Patients of older physicians have a higher 30-day mortality rate than those treated by younger physicians—unless the older physician has high patient volumes, according to an "exploratory" new study in BMJ.
For the study, researchers at Harvard T.H. Chan School of Public Health assessed the 30-day mortality rate of Medicare beneficiaries receiving inpatient care at about 737,000 acute-care hospitals between 2011 and 2014.
The study examined 18,854 hospitalists who had an average age of 41. When broken down by age group:
- About 10,000 physicians were younger than 40 years old;
- About 8,000 physicians were ages 40-49;
- About 3,000 physicians were ages 50-59; and
- About 1,000 physicians were ages 60 and older.
After controlling for physician characteristics, patient characteristics, and hospital-specific fixed effects, the researchers found that the overall 30-day mortality rate was 11.1 percent—but the rate varied with physician age. Specifically, the mortality rate for patients treated by:
- Physicians under age 40 was 10.8 percent;
- Physicians between ages 40 and 49 was 11.1 percent;
- Physicians between ages 50 and 59 was 11.3 percent; and
- Physicians age 60 and older was 12.1 percent.
However, the researchers also found that there was no age-related difference in the mortality rate for older physicians who treated high volumes of patients (defined as 200 or more per year). In addition, the researchers found no difference across doctor age groups for 30-day readmission rates, which were about 15 percent across the board.
The researchers also found a significant but small increase in Medicare Part B spending by physician age, with each decade of age correlating to a cost increase of 2.4 percent.
Yusuke Tsugawa—the study's lead author and a research associate at Harvard T.H. Chan School of Public Health—and colleagues emphasized that the findings were "exploratory." If confirmed, however, they would suggest that for every 77 patients treated by a physician aged 60 years or older who maintains a low patient volume, one fewer patient would die if treated by a physician younger than 40.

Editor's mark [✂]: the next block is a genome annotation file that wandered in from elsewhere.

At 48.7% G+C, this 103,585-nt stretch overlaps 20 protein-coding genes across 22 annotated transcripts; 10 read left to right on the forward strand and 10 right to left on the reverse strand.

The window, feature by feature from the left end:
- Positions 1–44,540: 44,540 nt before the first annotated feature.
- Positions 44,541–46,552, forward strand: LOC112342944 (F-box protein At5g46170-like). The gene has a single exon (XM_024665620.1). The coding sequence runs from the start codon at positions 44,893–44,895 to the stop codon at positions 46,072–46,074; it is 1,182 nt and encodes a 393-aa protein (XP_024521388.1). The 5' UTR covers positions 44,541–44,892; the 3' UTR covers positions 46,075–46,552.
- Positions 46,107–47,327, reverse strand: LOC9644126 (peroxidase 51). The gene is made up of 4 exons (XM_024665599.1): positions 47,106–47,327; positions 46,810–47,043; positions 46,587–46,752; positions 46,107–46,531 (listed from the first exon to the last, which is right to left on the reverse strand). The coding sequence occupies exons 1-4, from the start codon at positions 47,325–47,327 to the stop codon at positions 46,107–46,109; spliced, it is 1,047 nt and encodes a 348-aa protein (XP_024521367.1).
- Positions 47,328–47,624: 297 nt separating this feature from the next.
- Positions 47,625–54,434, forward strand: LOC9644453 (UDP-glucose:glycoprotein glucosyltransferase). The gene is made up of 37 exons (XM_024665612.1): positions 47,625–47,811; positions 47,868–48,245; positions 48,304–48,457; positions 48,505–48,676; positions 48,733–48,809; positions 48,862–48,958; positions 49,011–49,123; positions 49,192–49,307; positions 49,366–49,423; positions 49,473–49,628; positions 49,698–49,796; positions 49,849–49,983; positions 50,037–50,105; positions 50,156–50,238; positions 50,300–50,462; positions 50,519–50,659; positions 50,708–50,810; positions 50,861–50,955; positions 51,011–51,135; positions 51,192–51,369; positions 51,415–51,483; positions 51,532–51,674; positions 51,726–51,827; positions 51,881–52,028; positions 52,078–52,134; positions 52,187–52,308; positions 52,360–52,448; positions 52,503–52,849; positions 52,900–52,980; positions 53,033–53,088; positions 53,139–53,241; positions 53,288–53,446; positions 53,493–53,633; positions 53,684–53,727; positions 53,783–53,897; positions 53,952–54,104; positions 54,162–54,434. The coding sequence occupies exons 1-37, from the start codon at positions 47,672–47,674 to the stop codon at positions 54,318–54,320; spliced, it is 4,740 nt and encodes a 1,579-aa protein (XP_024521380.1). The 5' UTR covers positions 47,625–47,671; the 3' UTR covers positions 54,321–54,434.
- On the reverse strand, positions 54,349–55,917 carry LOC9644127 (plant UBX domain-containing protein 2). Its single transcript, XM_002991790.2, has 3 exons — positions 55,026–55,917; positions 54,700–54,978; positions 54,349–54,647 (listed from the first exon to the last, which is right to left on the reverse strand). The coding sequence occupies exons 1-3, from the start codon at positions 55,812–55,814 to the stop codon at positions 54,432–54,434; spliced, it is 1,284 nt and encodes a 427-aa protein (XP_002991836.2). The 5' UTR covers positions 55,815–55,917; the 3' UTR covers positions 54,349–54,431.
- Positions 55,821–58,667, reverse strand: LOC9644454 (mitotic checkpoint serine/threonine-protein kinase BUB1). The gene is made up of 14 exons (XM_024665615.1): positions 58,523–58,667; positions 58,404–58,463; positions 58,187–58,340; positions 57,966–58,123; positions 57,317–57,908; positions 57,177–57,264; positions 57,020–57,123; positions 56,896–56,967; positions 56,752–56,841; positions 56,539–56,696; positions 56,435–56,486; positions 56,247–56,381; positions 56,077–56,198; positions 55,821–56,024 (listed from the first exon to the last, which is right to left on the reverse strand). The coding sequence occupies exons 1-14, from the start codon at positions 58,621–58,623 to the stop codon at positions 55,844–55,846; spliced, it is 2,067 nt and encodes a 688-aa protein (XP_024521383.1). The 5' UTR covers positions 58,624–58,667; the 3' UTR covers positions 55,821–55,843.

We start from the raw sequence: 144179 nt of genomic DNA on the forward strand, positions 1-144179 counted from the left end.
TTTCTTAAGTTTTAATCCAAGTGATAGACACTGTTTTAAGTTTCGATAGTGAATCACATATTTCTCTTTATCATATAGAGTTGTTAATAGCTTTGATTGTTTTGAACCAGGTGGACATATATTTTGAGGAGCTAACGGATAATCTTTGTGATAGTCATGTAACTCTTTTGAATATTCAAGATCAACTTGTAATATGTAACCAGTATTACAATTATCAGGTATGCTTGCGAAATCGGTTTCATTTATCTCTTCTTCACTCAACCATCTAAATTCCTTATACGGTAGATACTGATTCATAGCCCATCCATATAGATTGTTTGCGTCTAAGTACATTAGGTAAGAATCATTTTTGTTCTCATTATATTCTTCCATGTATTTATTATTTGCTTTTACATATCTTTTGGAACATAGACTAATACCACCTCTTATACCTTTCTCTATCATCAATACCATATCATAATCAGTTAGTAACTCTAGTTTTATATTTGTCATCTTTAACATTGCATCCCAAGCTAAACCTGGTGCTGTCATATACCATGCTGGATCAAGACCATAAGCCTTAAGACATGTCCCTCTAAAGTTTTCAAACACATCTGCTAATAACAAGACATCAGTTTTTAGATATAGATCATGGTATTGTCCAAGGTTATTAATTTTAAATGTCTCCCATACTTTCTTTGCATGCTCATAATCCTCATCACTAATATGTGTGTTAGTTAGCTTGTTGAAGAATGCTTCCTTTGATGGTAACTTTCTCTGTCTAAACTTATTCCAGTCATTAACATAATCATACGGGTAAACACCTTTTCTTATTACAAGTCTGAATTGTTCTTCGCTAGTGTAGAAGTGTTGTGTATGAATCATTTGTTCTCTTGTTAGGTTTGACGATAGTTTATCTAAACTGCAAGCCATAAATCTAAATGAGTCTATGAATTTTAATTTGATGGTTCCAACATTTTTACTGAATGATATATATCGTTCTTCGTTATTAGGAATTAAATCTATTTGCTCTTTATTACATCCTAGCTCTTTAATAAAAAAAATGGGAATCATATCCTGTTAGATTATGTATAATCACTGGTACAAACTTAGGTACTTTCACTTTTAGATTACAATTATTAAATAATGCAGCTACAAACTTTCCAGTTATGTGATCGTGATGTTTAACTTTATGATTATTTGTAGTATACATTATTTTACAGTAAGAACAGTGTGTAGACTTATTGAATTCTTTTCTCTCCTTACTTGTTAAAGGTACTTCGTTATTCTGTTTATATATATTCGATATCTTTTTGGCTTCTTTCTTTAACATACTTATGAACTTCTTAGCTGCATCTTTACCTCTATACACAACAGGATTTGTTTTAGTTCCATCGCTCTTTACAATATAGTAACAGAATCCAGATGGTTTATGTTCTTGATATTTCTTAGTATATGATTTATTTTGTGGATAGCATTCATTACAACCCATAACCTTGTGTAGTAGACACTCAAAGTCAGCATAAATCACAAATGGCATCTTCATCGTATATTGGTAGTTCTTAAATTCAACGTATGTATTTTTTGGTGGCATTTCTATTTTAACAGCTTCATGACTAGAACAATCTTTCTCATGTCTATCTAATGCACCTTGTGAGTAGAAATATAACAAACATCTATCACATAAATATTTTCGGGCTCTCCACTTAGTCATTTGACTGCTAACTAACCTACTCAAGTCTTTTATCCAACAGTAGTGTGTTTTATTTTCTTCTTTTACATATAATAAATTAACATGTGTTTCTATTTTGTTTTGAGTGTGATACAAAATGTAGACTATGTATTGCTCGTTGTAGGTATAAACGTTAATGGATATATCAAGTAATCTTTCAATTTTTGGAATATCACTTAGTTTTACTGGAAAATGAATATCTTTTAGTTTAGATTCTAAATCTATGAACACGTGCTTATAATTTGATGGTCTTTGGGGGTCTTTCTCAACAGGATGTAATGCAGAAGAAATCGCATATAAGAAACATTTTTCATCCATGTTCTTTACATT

In other words, a patient treated by a physician age 40 or younger would have an 11 percent lower probability of dying than a patient treated at the same hospital by a low-patient-volume physician age 60 or older, if controlling for all other factors, Tsugawa said.
The researchers hypothesized that while "clinical skills and knowledge accumulated by more experienced physicians could lead to improved quality of care," it's possible that "physicians' skills might become outdated as scientific knowledge, technology, and clinical guidelines change."
Linda Aiken, the director of the University of Pennsylvania's Center for Health Outcomes and Policy Research, co-authored a related editorial that called the study a "fresh and informative look at the association between physician age and patient outcomes." In the editorial, Aiken wrote that the study, in her opinion, suggests a need to reevaluate requirements for continuing physician education and establish interventions for improvement.
But Tsugawa cautioned that the study doesn't mean patients should look for younger doctors. "There are many other factors patients should take into account when selecting their doctors that may be more important than their age," he said (Swift, Medscape, 5/16; Tsugawa et. al, BMJ, 5/16; Aiken et. al, BMJ, 5/16; Mozes, U.S. News & World Report, 5/16).
As people live longer, meet your new Medicare patient
From 2011 to 2030, an average of 10,000 baby boomers will age into Medicare each day. With this shift, Medicare patients will comprise more than half of inpatient volumes and be the primary source of volume growth.
Your new Medicare patients approach health care decisions differently—which means you have to approach them differently. Read the five distinctions that matter most.